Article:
Top 5 Ways How Seniors Can Lead Happier Lives

Thank you to Emma Jones, guest blogger who is part of the community team at Greenwood Homecare, providing a range of high quality care services. Emma is passionate about improving the quality of care that older adults receive in the UK and around the world.

The word “seniors’’ is synonymous with everything that is negative. From retirement to elderly care and pension funds; everything about seniors sounds like a liability. Even worse, people in this age group are deemed as a sad lot and even those that try to put up a brave face are often begrudged their happiness. This is because the society considers them as individuals living on borrowed time; hence not allowed to indulge in the joys and pleasures of this time. The seniors themselves do not make the situation better either; they will often look back and only see the chances they missed in life.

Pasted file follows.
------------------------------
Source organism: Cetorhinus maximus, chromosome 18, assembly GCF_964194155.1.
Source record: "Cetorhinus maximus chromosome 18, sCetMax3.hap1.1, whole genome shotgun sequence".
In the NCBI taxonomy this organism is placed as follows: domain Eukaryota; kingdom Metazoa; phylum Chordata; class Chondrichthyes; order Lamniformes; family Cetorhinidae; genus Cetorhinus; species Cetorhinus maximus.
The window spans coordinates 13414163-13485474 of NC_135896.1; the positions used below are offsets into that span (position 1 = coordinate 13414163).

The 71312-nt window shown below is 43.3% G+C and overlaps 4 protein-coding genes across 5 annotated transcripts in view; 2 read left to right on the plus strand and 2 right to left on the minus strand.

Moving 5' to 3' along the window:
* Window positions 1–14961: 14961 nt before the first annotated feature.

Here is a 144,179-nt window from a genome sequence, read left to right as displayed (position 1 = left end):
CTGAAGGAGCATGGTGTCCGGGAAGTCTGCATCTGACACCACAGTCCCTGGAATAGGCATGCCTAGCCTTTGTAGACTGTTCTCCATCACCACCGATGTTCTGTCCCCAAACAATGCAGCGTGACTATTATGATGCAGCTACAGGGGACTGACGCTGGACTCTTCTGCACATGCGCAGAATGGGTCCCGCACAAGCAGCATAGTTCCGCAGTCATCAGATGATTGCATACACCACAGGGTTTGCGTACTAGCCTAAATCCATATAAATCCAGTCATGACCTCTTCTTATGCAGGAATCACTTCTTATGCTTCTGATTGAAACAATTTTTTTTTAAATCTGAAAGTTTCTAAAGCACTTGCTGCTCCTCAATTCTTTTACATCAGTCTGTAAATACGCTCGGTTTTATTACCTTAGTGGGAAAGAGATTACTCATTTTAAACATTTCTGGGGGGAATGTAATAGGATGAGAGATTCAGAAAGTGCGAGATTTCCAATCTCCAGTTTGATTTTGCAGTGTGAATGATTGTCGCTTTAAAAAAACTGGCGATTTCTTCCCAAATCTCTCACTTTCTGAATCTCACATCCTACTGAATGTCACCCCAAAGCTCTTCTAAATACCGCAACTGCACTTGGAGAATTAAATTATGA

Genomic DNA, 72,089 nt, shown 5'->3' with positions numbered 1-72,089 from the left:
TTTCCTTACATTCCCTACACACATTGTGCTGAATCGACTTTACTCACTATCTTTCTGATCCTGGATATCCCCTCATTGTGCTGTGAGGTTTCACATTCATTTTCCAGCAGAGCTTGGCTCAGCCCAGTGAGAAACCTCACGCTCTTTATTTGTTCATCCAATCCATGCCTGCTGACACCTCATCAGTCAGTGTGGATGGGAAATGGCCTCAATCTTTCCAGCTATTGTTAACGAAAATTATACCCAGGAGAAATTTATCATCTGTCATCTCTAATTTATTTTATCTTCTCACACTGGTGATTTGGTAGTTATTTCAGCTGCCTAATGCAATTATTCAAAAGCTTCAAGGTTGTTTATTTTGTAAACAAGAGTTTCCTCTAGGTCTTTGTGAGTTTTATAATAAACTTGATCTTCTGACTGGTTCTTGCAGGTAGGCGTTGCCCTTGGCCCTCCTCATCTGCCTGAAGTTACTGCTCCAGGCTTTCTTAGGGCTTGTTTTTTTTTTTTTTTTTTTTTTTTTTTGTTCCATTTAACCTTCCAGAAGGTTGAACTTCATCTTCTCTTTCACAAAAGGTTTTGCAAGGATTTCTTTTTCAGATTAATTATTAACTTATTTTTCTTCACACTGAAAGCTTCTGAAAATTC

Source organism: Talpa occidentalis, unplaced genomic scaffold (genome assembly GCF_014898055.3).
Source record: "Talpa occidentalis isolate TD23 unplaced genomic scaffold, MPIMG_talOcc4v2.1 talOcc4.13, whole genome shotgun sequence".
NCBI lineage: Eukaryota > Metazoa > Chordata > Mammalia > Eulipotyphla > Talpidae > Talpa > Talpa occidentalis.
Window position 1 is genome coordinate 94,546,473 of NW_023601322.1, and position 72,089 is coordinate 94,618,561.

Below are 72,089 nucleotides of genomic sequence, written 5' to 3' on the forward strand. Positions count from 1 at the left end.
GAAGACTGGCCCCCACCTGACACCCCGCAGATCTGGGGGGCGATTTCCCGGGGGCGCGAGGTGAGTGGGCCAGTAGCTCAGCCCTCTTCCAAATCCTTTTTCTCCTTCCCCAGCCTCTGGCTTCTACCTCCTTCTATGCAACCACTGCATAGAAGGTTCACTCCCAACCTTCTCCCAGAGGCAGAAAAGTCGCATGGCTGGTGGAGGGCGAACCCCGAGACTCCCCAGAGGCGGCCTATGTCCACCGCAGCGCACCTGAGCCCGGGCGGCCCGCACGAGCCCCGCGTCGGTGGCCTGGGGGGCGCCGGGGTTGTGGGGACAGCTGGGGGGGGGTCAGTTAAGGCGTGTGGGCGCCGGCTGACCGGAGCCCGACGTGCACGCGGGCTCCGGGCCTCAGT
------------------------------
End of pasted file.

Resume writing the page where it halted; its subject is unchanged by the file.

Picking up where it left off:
Instead of counting their blessings, as it were, they will find it convenient to dwell on their past mistakes and feel sorry for their apparent ineptitude. All these culminate in one thing; a stressful life in old age. However, there are ways seniors can still salvage what’s left of their time on earth and stay happy, positive and motivated. The following are the top 5 ways for seniors to lead happier lives.

Work Less; Play More
The first strategy that seniors can employ to remain happy is to focus more on having fun as opposed to making money. After having lived decades, you have probably saved enough to help you get by; whether in terms of long-term investments or pension fund. This is not the time to focus on getting rich but rather keeping fit.